Using a theoretical perspective in analyzing the problem of police shootings on Black men allows for structuring the discussion and using identifiable concepts to explain the issue. In this regard, the theory selected for the case analysis is the critical race theory, which integrates social, political, legal, and other spheres and disciplines into one framework investigating racism as an institutional issue. This theory’s main conceptual perspectives and application to the case are presented in this section.
Critical Race Theory Overview
Critical race theory is a widely used theoretical framework to research discrimination in different spheres of life. According to Ladson-Billings (2021), critical race theory is an interdisciplinary framework aimed at criticizing the institutionalization of racism in American education, law enforcement, social policies, and other fields. Scholars argue that the critical race theory’s “commitment to anti-racism goes well beyond civil rights, integration, affirmative action, and other liberal measures” (Butcher & Gonzalez, 2020, p. 8). In particular, being built on the critical legal and the radical feminist theories, critical race theory employs the groundbreaking ideas of both these perspectives and approaches racism as an institutionalized negative social issue (Butcher & Gonzalez, 2020). In other words, this approach allows for investigating racism as a systematic discriminatory practice that exists as a norm in the social and legal systems of the United States of America.
The critical race theory is built on five core ideas that inform the existence of racial discrimination on an ongoing and recurring basis. In particular, these five ideas include the notions that racism is ordinary, material determinism, race as a social construct, intersectionality, and counter-narrative (Ladson-Billings, 2021). The normalization of racism is considered a core characteristic of US society. The material determinism or interest convergence implies the ineffectiveness of the anti-racial measures. In addition, this theory views racism as an artificially introduced notion that exists only as an antecedent of social interactions. Intersectionality explains the multifaceted nature of racism as a phenomenon resulting from a combination of factors. Finally, the existence of counter-narrative in the form of story-telling helps critical race theorists give a voice to the oppressed in their strive toward justice (Ladson-Billings, 2021). This theory applies to the case of Lewis. It might help explain the actions of Officer Anderson from the perspective of institutional racism as a normalized issue in US society.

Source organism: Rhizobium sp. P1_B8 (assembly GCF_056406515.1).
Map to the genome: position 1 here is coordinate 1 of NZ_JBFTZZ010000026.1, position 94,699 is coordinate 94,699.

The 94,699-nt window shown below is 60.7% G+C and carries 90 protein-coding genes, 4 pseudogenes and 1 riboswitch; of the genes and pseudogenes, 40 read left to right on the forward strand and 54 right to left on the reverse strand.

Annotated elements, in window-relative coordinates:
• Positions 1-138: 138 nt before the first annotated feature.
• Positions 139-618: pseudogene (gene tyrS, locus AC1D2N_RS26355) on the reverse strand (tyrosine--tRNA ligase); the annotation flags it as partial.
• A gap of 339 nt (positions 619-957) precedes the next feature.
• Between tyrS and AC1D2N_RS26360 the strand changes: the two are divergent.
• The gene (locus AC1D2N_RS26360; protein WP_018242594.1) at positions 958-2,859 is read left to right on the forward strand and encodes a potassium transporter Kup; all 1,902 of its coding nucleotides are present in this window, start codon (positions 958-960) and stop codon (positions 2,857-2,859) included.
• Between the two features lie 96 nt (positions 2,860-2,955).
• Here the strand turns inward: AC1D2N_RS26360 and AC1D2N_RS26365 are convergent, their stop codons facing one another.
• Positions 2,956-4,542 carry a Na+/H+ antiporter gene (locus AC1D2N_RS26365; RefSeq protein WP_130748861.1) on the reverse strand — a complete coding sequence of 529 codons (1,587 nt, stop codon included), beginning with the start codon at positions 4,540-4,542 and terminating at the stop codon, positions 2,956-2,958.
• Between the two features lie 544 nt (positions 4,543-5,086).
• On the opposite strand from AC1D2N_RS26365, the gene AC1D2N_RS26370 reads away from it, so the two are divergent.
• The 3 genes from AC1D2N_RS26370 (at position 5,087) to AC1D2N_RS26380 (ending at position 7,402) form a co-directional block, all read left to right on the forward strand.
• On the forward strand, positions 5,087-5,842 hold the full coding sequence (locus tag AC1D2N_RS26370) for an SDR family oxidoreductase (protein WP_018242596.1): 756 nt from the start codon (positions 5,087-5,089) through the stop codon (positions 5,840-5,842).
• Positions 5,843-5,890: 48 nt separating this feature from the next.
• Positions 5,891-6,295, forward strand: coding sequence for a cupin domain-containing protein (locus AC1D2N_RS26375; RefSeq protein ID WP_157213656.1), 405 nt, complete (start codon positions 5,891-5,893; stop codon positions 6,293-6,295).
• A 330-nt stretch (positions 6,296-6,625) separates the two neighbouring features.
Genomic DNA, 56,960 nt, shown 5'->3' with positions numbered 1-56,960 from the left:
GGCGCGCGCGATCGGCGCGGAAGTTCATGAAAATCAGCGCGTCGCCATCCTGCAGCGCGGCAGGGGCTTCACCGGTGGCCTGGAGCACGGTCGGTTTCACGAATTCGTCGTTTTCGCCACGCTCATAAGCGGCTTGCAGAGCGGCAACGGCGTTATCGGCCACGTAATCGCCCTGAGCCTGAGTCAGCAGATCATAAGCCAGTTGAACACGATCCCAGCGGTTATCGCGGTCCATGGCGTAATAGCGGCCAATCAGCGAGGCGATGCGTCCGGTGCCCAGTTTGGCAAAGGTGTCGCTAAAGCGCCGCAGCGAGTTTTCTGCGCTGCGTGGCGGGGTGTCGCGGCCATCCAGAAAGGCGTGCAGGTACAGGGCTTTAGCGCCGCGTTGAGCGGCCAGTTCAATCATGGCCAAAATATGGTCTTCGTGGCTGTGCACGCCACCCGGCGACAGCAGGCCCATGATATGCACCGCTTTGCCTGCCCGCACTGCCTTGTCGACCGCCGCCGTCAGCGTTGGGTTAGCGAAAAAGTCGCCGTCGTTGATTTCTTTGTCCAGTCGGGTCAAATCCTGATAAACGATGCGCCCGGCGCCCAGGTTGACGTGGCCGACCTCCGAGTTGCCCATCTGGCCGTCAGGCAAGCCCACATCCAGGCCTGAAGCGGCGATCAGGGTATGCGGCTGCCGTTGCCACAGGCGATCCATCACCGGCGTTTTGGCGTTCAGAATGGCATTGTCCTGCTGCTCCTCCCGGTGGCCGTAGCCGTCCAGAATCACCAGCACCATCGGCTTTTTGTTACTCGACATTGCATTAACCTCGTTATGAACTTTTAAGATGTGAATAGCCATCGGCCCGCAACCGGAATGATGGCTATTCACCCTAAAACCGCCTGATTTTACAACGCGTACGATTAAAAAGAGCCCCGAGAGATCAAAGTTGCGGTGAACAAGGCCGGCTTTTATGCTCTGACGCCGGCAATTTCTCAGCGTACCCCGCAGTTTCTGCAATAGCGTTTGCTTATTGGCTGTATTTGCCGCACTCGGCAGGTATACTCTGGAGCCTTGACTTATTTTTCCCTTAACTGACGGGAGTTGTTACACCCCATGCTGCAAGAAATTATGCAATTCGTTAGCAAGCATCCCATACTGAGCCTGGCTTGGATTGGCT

When applying the critical race theory to the analyzed case, one might refer to the first idea, which is the belief that racism is normal. Indeed, according to Moore et al. (2018). “the dehumanization and killing of Black males are key features of a racialized America, a society that has institutionalized and thus normalized such patterns” (p. 34). Since White Americans are referred to as the default population, their interests are prioritized across the systems, including law enforcement. Therefore, discriminatory treatment of ethnic minorities is frequent, including deadly police incidents. Thus, the officer shot at Lewis instantaneously based on the 20-year-old’s race and not because of the danger he might have posed.